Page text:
Reading Response #6 Station Eleven Parts 2-3

Emily St. John Mandel’s Station Eleven continues to unravel revelations in an intertwined relationship between the past, present, and future. Part two focuses on explorations and experiences of a group of actors and musicians in the years following the outbreak of the Georgia Flu. Part three reveals the background of Arthur Leander and his first wife, Miranda, years prior to the flu pandemic.

Part 2: A Midsummer Night’s Dream is named after the Shakespearean play that the Traveling Symphony performs in a town called St. Deborah by the Water. The Symphony is the closest resemblance to a family in the post-collapse world. “… this collection of petty jealousies, neuroses, undiagnosed PTSD cases, and simmering resentments lived together, traveled together, rehearsed together, performed together 365 days of the year, permanent company, permanent tour. But what made it bearable were the friendships, of course, the camaraderie and the music and the Shakespeare, the moments of transcendent beauty and joy…” (47). They travel to towns in their territory, using music and theatrical plays to give hope and remind people of civilization’s past before the collapse. The Symphony will come to realize that a lot can happen in two years. The last time the Symphony was in St. Deborah by the Water, two of their members, Charlie and the sixth guitar (Jeremy), were left behind because Charlie was pregnant. When the group returns, the town’s inhabitants are less receptive towards them. To make matters worse, Charlie and the sixth guitar are nowhere to be found. What is found are grave markers of them and others. After the Symphony performs the play, a prophet makes his influence on the town’s people known. He’s a religious fanatic who considers the flu epidemic to be his people’s salvation. The prophet’s also responsible for the grave markers. “‘When the fallen slink away without permission,’ he said, ‘we hold funerals for them and erect markers in the graveyard, because to us they are dead.'” (62). Calling the prophet and his people “a doomsday cult” (62), the Symphony’s conductor decides that the group quickly leaves the town and search for Charlie and Jeremy elsewhere.

Sometimes, the key to present and future occurrences lies in the past. Part 3 unveils the past of Arthur Leander and the first of his three wives, Miranda. Arthur drops out of college to pursue a career as an actor. At first, he achieves little success from small roles given to him. But Arthur becomes very popular once he’s in Hollywood. He gets with Miranda after his mother suggests that he takes her out for lunch. Miranda’s an artist who works at a shipping company. She has a boyfriend named Pablo who doesn’t do right by her. He fights with her and makes her life difficult. In order to keep calm, Miranda creates a comic book with the same title as the novel itself. Although Station Eleven eases her mental pain, it can’t bring her physical comfort from Pablo. Eventually, she decides to be with Arthur. Miranda marries Arthur, only to realize that on their third anniversary, he’s having an affair with his future second wife. By then, Arthur’s fame truly precedes and overwhelms him. He’s a different person from who he once was to Miranda and his best friend, Clark.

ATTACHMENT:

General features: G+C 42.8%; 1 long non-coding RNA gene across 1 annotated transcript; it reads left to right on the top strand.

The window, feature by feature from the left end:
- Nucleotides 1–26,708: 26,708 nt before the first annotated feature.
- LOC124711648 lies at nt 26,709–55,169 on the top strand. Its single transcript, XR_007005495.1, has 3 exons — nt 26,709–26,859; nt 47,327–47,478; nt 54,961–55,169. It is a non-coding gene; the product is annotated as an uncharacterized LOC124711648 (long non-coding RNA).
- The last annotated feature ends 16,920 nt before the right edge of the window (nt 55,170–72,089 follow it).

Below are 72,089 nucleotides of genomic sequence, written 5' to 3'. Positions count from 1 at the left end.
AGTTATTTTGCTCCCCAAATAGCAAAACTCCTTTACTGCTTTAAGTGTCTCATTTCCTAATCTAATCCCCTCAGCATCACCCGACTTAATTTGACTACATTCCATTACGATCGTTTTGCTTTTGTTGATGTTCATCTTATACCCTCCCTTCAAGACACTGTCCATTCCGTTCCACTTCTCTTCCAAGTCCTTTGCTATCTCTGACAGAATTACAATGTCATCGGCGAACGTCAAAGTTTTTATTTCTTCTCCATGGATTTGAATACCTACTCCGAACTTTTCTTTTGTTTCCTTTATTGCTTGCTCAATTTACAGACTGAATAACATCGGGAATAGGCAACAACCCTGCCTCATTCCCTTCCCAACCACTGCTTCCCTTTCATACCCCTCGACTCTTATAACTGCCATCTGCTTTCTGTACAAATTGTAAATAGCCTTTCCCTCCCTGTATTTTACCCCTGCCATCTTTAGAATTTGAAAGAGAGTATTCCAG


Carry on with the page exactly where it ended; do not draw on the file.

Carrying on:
I believe that the dog, Luli, and the paperweight are motifs as they reappear throughout the story. I don’t know about the dog, but I know that the paperweight represents something. I just don’t know what it is.

I believe that while Miranda’s Station Eleven is her creative imagination drawn on paper, it also reflects her reality. The comic book’s protagonist, Dr. Eleven, represents Miranda. Station Eleven represents an alternate, futuristic version of Earth, at least according to Miranda’s imagination. Imagination becomes perception as Dr. Eleven’s conflicts reflect the hardships and loneliness that Miranda feels. The fact that the comic’s main character is a guy presents the “what if” possibility. It has to do with the issue of gender. How different would things be for Miranda if she was a man? Her comic book allows Miranda to be a male character that possesses her perspective. It reflects her feelings and also explores an array of possibilities that don’t come to fruition in her life.

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